George R. Carruthers
Most of the times the desperation and call for science comes from childhood. When children in a summer camp looked at the night sky of Milky Way Galaxy, the tiny but shining stars, the enormous picture of the sky, they found their luck of being part of the universe. That is when they said I would like to explore it. Said by author and theoretical physicist Dr. Michio Kaku, after interviewing about 300 scientists who invented the future in their laboratory, the age 10 is commonly called the goldilock zone to develop an interests in science.
Our story falls in George R. Carruthers, a African-American NASA inventor who led the team of inventing the far ultraviolet camera/spectrograph, as part of the mission of Apollo 16 in 1972. He grew up with interests in Physics, Science and Astronomy and became an telescope inventor at the age of 10. Although the telescope was not ideally matured, by taking cardboards and cheap lenses in use, you can’t require more for a child at that age.
He got his B.S. degree in Astronautic Engineering and M.S. degree in Nuclear Engineering and ph.D. in Astronautical and Astronomical Engineering in 1964. His great honor, which got him an award of National Medal of Technology and Innovation, is from the invention of the far ultraviolet camera/spectrograph, which would be able to absorb UV emissions on the moon. It was hard for scientists on earth to absorb UV because the earth atmosphere took away most of the UV emissions, but by doing that on the moon, there are a lot of data to be collected. Basically, they built a 50-pound, gold-plated camera that could catch the radiation from the upper half of the spectrum. The Apollo brought the camera to the moon and succeeded of collecting about 200 UV figures.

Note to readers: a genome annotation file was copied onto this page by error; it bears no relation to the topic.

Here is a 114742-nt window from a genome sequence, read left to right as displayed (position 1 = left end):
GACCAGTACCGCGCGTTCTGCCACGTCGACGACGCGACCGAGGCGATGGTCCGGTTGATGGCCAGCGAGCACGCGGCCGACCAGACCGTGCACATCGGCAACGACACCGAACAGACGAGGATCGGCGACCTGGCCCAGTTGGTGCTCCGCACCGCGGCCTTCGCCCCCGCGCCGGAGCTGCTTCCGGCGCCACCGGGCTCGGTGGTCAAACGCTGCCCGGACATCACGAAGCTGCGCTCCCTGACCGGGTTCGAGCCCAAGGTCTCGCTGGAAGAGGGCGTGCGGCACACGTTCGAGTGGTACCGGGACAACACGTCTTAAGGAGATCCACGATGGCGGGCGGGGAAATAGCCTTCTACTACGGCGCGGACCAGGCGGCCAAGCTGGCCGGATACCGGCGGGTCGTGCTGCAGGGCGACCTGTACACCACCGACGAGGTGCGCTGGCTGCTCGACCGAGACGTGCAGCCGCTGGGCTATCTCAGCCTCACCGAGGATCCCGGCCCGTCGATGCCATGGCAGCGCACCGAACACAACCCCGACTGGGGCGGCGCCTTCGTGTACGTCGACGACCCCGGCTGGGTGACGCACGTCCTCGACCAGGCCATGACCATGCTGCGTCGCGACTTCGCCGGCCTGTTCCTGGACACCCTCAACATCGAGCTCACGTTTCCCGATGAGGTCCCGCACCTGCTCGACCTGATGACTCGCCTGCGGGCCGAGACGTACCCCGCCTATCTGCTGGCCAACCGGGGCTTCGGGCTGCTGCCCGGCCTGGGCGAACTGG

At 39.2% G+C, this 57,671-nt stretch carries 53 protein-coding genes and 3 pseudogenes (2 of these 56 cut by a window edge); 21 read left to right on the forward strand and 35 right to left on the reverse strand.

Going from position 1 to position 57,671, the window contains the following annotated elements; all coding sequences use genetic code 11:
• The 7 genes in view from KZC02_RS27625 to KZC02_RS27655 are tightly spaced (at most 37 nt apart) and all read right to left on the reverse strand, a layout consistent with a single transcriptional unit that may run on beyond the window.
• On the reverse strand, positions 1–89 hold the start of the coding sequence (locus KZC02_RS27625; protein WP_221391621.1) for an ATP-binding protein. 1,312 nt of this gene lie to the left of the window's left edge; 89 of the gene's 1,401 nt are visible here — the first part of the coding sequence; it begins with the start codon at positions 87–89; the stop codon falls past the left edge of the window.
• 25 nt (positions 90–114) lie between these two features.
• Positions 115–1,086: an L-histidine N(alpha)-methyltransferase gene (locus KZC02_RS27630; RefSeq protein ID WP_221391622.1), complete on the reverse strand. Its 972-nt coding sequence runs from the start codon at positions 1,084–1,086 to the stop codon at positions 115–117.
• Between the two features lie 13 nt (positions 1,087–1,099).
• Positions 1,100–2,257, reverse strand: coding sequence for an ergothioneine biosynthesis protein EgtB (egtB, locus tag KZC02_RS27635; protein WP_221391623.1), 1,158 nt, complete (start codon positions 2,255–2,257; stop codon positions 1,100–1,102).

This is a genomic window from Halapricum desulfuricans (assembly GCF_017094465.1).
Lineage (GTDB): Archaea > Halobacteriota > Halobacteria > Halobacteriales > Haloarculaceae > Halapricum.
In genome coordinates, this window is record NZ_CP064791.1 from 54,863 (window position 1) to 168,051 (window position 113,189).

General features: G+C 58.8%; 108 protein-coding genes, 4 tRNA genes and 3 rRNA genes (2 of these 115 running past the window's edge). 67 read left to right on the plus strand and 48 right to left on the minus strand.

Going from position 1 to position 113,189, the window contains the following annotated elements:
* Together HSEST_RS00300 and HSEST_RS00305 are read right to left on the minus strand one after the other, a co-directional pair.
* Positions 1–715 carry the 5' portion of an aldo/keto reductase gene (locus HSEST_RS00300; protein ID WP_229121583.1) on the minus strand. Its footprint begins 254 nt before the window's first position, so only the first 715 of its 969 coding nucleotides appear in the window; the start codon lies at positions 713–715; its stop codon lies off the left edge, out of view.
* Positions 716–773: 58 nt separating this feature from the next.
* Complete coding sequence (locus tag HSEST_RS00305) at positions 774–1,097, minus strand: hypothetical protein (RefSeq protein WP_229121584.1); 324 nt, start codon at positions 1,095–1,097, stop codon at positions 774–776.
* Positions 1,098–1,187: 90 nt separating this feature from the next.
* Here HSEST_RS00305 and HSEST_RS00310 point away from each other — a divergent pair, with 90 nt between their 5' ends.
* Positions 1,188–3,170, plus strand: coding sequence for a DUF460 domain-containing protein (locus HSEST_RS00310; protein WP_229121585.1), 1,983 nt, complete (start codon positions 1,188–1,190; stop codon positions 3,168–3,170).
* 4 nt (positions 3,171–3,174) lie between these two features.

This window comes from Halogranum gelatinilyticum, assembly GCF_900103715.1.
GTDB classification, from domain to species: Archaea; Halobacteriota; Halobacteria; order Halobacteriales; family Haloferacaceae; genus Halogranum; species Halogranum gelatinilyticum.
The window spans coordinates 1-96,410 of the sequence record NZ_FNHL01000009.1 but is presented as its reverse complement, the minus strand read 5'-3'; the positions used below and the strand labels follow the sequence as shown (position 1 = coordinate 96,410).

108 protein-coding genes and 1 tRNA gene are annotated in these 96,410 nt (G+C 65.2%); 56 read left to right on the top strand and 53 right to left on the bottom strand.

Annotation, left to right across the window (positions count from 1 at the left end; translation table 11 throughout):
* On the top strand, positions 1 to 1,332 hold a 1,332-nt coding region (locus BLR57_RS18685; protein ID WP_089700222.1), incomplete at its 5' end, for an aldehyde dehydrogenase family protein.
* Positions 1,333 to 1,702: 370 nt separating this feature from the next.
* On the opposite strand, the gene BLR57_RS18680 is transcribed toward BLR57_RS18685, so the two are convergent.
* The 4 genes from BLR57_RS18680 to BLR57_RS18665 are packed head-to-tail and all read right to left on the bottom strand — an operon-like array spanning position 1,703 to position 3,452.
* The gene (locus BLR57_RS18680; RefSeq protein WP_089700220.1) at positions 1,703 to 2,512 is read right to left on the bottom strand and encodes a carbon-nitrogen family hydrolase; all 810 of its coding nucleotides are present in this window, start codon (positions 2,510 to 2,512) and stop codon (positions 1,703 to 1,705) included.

His other honors include Arthur S. Flemming Award, in 1970, Exceptional Achievement Scientific Award Medal in 1972, and Black Engineer of the Year Award 1987.
Watch this brief video where he is talking about his work.